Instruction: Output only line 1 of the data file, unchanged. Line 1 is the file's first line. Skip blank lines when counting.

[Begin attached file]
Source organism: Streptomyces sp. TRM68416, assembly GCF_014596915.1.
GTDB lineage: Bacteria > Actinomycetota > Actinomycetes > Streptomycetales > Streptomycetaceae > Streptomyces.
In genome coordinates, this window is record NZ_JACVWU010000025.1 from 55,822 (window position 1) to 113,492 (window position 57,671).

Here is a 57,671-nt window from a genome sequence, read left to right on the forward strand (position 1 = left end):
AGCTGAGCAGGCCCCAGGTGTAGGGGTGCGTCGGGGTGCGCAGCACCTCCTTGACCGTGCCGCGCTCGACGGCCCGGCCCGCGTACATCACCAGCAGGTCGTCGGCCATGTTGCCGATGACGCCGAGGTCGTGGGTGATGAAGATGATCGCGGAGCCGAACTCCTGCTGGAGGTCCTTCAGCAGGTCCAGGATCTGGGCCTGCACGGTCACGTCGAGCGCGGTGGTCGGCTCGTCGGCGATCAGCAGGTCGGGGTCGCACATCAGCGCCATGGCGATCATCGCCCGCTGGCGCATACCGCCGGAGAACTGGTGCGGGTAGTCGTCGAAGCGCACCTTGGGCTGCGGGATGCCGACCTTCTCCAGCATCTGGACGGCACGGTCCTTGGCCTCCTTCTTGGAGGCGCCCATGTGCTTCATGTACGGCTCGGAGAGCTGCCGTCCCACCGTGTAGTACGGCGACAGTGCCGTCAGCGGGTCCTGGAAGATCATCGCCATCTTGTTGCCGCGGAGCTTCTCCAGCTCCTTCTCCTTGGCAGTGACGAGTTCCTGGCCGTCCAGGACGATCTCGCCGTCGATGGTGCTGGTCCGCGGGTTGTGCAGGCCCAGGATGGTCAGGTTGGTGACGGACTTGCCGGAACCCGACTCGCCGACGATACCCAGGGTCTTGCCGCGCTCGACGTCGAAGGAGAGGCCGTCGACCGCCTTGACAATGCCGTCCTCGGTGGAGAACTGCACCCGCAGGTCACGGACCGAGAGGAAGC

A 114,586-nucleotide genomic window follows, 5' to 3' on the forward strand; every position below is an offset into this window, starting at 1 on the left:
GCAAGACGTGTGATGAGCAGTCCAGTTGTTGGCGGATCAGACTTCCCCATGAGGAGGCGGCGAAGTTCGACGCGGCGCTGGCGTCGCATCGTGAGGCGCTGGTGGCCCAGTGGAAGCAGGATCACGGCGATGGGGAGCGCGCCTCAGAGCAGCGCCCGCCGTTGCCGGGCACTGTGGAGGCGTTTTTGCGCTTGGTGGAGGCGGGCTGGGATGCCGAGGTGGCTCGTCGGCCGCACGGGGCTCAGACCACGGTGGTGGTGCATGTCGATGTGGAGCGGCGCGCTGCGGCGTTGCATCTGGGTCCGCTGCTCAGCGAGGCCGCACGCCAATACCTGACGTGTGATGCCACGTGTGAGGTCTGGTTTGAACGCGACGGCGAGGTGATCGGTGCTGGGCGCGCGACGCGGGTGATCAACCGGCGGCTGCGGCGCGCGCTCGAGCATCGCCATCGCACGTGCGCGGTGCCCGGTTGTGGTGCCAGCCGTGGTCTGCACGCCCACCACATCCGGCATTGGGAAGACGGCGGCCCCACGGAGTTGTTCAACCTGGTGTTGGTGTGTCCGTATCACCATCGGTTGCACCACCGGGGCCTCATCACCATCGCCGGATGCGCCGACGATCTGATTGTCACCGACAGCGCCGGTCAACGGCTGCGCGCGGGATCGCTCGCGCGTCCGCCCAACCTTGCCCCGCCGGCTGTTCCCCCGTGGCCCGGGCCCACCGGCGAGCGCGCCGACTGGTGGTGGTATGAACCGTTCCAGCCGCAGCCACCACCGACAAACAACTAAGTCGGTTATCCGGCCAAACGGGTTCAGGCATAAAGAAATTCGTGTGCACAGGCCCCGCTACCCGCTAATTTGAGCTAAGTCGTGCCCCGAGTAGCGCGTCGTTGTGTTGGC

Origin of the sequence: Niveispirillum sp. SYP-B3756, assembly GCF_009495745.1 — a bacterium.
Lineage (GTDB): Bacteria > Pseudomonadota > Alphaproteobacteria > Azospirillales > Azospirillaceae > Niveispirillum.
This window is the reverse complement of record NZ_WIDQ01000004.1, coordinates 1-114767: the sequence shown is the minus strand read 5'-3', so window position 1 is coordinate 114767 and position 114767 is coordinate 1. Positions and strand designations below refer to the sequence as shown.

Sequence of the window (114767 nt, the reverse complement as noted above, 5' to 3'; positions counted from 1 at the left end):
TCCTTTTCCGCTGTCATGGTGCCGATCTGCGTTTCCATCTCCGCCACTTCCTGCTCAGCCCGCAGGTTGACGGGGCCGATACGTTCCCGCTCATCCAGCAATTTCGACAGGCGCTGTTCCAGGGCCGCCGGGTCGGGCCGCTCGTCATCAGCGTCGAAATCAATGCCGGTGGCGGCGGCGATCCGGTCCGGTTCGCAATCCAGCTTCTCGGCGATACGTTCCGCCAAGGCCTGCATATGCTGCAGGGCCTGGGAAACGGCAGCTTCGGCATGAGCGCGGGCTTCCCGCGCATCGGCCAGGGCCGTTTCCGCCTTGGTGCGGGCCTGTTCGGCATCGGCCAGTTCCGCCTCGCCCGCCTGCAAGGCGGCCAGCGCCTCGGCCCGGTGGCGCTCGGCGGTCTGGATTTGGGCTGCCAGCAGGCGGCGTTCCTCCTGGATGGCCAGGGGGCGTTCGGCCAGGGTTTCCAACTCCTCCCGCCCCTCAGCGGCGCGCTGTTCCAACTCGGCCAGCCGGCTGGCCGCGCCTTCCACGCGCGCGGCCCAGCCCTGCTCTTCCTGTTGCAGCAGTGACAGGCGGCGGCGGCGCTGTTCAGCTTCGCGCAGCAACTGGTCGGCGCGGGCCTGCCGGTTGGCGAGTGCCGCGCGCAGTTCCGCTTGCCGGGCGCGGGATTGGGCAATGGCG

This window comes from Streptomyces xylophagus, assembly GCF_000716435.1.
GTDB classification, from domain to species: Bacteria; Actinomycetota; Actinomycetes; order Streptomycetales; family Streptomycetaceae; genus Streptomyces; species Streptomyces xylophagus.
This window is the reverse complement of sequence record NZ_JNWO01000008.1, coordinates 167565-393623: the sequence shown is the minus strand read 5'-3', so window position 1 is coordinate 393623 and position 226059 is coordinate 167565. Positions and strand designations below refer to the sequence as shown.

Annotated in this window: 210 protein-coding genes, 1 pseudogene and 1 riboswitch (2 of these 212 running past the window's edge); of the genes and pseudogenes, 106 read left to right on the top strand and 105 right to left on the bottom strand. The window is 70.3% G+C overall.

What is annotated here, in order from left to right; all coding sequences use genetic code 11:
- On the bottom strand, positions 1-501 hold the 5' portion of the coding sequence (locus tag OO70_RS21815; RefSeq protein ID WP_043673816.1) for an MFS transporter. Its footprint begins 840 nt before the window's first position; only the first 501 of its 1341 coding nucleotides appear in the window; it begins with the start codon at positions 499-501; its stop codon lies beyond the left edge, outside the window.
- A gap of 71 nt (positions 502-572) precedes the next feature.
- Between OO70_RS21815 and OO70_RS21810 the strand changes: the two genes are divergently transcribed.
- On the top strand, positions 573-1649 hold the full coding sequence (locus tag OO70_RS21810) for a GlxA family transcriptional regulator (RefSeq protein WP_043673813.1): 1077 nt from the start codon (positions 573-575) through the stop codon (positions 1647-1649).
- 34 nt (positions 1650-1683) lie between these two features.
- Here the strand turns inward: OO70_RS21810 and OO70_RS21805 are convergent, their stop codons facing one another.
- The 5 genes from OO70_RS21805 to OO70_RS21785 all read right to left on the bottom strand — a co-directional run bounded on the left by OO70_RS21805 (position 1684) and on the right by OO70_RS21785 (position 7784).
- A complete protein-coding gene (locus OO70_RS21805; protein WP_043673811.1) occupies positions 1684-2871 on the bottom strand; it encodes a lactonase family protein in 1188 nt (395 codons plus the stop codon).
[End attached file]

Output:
Source organism: Streptomyces sp. TRM68416, assembly GCF_014596915.1.